# How could a path be homotopic to a point

I have been following Serge Lang's Intoduction to Complex Analysis at a Graduate Level and I met this theorem. I want to ask what does it mean for a function to be homotopic to a point? I am only familiar with paths being homotopic to each other but not to a point. Here is the extract If anybody could shine some light onto this I will really appreciate it.

• "Point" here means "constant path at a point". Jul 15, 2020 at 22:35
• Hi @BenSteffan, by "constant path at a point" do you mean a path that consists of one point? Jul 15, 2020 at 22:38
• Yes, MathsWizard, that's precisely what it means. This is true when the set $U$ is simply connected. Jul 15, 2020 at 22:40
• Hi @TedShifrin, thank you for the comment. Could you clarify what you are referring to as being true for U simply connected? Jul 15, 2020 at 22:41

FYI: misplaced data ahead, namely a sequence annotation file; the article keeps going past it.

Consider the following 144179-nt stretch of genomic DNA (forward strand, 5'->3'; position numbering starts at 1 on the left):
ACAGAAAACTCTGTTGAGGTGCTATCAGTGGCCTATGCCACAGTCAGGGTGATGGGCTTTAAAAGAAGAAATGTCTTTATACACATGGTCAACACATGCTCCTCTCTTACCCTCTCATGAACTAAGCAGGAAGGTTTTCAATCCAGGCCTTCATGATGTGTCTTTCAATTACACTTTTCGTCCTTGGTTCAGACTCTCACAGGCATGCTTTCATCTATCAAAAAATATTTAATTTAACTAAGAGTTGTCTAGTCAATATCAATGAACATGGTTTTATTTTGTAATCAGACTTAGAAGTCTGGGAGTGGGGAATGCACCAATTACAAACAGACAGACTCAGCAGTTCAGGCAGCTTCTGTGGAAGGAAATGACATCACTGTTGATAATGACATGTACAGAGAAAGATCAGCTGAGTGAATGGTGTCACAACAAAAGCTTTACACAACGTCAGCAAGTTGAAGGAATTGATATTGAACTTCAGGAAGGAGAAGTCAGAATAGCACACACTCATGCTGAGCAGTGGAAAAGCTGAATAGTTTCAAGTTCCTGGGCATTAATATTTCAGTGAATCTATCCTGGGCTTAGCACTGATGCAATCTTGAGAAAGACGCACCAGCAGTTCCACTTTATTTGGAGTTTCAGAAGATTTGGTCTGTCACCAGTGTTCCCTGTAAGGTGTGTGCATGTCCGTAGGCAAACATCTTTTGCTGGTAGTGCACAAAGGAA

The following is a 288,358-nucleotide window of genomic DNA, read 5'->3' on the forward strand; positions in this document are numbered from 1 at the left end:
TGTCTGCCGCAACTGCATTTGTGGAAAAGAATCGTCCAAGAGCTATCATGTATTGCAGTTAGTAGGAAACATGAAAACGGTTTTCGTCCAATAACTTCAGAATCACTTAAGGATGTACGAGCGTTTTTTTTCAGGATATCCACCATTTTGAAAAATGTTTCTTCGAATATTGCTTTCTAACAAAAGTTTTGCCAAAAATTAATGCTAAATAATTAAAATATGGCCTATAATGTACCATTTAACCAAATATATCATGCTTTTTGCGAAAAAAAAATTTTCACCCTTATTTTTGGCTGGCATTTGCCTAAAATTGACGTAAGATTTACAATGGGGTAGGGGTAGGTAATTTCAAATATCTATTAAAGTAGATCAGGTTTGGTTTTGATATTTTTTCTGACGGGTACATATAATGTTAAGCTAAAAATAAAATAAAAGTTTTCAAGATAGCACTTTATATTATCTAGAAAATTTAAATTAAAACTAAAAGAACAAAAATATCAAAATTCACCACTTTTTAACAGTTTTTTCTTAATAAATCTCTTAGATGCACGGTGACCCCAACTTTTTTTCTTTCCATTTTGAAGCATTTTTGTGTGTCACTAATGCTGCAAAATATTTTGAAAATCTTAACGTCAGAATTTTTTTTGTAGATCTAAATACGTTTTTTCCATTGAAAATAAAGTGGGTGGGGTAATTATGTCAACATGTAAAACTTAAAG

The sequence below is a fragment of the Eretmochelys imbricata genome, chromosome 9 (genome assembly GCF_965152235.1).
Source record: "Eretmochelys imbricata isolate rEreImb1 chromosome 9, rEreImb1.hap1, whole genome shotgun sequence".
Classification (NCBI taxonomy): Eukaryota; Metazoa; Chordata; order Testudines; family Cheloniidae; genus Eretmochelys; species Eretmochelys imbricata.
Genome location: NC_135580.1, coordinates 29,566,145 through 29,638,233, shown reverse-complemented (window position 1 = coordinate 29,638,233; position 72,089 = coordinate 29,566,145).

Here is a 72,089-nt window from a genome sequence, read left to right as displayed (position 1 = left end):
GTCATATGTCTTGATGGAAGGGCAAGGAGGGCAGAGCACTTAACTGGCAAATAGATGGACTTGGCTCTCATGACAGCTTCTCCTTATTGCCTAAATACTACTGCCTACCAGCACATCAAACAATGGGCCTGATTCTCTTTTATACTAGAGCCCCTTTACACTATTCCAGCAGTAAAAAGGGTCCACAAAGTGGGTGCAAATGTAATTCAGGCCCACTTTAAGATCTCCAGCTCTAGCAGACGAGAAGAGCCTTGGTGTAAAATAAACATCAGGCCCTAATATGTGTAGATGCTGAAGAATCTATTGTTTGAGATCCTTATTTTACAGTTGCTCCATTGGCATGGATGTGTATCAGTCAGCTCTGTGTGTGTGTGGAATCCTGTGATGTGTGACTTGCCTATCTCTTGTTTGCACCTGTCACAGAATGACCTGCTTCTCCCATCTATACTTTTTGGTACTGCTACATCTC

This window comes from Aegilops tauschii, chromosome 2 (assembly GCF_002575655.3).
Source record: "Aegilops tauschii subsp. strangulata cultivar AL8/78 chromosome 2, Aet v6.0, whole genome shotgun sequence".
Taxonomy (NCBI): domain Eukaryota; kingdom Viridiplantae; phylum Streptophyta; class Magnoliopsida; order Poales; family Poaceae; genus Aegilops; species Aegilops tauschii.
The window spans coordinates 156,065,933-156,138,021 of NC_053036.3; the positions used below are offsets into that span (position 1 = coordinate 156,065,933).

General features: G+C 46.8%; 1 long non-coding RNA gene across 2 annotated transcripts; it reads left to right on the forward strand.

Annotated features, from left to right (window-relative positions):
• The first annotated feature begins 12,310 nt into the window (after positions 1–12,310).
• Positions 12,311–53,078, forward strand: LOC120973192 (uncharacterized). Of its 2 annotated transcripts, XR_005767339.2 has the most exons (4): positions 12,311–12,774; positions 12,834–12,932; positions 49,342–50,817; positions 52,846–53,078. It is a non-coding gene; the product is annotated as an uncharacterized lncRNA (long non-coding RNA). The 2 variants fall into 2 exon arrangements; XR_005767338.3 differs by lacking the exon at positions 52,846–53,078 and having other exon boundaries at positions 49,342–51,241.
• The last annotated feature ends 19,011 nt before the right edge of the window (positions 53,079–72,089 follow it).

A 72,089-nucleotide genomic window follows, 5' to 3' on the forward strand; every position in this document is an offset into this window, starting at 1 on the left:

• In a simply connected region, every closed path is homotopic to a constant path. Most students encounter this notion, at least intuitively, in multivariable calculus. Jul 15, 2020 at 22:43

A path homotopy $$f\to g$$ is a homotopy $$H=H(x,t)$$ such that $$H(x,0)=f(x)$$ and $$H(x,1)=g(x).$$ A path $$f$$ is homotopic to a point $$c$$ if it is path homotopic to the constant path $$c(x)=c$$ for each $$x.$$
Consider this example: let $$f(x)=(\sin x,\cos x)$$ be the path which traces out the unit circle in $$\mathbb R^2$$. Then the path homotopy $$H(x,t)= tf(x)$$ has $$H(x,1)=f(x)$$ and $$H(x,0)=0$$ for each $$x.$$ It follows that $$f$$ is homotopic to the point $$0$$ since it is homotopic to the constant path at $$0.$$